Joyce Sidman, renowned author and poet, has crafted an important and informative book that is just exquisite. The hours of research Ms. Sidman put in on Maria Merian's life in preparing to pen this biography is quite obvious - I loved it! The Girl Who Drew Butterflies recently won the Robert F. Sibert Medal for best informational book of 2019 - bravo! The illustrations and photography included in this beautiful book perfectly illuminate Ms. Sidman's text. I highly recommend The Girl Who Drew Butterflies to everyone, especially young scientists!

Click here to learn about author/poet, Joyce Sidman.

Friday, March 15, 2019

Storyteller's Journey

It's a Rafflecopter Giveaway!

In anticipation of kids being in the "Great Outdoors" this summer, I'm featuring a Rafflecopter Giveaway of my middle grade fantasy novel:
The Tale of Willaby Creek.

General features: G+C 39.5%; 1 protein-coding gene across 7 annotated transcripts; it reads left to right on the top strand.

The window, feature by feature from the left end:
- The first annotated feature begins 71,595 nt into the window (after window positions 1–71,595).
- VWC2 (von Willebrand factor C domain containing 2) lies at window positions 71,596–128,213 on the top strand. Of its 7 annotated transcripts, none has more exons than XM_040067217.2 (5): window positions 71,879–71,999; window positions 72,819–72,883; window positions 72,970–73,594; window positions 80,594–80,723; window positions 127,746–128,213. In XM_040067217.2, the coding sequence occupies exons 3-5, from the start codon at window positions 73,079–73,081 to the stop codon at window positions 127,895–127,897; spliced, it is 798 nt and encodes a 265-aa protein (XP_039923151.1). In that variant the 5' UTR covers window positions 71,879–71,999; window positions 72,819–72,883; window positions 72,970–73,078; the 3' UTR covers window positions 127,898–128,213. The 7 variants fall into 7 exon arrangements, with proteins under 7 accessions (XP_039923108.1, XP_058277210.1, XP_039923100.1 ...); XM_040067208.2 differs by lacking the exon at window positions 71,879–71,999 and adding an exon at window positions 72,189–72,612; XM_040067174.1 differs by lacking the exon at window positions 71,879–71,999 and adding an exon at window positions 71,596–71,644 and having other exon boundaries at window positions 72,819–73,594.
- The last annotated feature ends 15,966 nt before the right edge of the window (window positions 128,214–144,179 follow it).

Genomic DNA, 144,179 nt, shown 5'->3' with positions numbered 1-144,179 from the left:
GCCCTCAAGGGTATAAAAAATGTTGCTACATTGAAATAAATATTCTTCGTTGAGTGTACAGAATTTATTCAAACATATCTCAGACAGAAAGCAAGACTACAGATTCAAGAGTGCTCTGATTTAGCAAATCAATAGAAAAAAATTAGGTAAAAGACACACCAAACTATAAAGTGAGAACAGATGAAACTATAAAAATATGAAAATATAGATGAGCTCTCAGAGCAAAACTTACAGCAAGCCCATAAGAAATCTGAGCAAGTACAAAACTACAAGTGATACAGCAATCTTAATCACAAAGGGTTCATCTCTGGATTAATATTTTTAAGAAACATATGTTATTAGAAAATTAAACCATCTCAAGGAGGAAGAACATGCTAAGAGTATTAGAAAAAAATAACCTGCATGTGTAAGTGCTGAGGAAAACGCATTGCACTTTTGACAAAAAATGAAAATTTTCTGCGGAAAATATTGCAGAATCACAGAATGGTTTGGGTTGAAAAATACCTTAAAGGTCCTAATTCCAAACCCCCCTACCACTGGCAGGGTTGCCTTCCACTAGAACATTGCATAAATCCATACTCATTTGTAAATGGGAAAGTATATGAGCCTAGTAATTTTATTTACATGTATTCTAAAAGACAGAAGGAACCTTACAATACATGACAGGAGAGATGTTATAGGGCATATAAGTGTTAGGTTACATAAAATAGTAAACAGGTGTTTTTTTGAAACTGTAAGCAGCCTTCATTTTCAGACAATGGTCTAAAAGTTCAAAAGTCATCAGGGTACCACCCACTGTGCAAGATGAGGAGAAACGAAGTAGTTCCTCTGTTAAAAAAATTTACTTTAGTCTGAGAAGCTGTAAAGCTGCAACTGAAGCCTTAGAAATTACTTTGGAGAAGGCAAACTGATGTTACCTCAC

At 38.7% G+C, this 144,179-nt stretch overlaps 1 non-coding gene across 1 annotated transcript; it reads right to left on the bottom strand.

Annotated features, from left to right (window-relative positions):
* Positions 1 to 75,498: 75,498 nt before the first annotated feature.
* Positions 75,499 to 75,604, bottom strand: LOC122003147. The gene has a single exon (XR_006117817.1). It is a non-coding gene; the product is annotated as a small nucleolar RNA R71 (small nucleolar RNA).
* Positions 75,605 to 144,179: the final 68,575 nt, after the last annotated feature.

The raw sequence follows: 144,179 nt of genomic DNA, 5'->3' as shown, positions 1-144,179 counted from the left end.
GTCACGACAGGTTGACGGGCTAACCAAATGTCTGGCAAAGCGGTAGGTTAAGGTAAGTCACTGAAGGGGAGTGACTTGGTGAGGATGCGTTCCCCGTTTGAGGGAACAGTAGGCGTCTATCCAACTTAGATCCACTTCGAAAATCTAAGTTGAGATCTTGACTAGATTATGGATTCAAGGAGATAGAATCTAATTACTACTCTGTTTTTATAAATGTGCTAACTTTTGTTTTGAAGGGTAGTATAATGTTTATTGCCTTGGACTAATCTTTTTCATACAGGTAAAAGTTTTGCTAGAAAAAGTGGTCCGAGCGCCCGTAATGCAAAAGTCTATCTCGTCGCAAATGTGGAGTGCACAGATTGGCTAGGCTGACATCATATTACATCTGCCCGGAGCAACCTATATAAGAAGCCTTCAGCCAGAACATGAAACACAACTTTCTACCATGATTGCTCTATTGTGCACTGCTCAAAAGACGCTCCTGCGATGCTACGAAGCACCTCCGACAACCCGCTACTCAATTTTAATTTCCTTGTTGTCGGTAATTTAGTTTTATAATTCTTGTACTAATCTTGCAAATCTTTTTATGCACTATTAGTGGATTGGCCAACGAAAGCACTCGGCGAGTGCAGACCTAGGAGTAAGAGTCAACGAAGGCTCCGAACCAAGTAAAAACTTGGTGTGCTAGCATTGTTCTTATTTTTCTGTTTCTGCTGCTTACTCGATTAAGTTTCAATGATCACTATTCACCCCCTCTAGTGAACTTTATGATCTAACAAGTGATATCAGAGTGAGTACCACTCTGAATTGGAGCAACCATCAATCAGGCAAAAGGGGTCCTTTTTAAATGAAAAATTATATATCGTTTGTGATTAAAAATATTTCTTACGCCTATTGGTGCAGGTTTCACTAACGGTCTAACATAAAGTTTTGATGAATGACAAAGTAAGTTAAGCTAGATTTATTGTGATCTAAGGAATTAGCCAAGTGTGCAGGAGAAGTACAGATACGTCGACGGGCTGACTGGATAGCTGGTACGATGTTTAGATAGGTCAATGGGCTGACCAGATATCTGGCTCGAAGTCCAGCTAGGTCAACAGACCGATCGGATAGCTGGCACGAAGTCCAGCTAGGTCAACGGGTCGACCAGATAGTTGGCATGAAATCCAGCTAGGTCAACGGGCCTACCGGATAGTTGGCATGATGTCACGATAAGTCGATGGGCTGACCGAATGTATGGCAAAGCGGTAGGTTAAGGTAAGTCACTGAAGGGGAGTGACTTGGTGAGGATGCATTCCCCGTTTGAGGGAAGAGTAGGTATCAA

I'll not only be giving away three signed copies of that book, with matching bookmarks, but the Grand Prize will be one signed copy of each of my three books! (See sidebar.) Amazon gift cards are also featured! The winners will be announced on Friday, June 7th!

a Rafflecopter giveaway

Wednesday, March 13, 2019

Whimsical Word of the Week

Surfeit (n.)
an excessive amount of something.
Example: The historic mansion was filled with a surfeit of luxurious furniture.

Monday, March 11, 2019

Bibliophile's Corner

Front Desk
by Kelly Yang

Flap Copy Description:
Mia Tang has a lot of secrets.

Number 1: She lives in a motel, not a big house. Every day, while her immigrant parents clean the rooms, ten-year-old Mia manages the front desk of the Calivista Motel and tends to its guests.

Number 2: Her parents hide immigrants. And if the mean motel owner, Mr. Yao, finds out they've been letting them stay in the empty rooms for free, the Tangs will be doomed.

Number 3: She wants to be a writer. But how can she when her mom thinks she should stick to math because English is not her first language?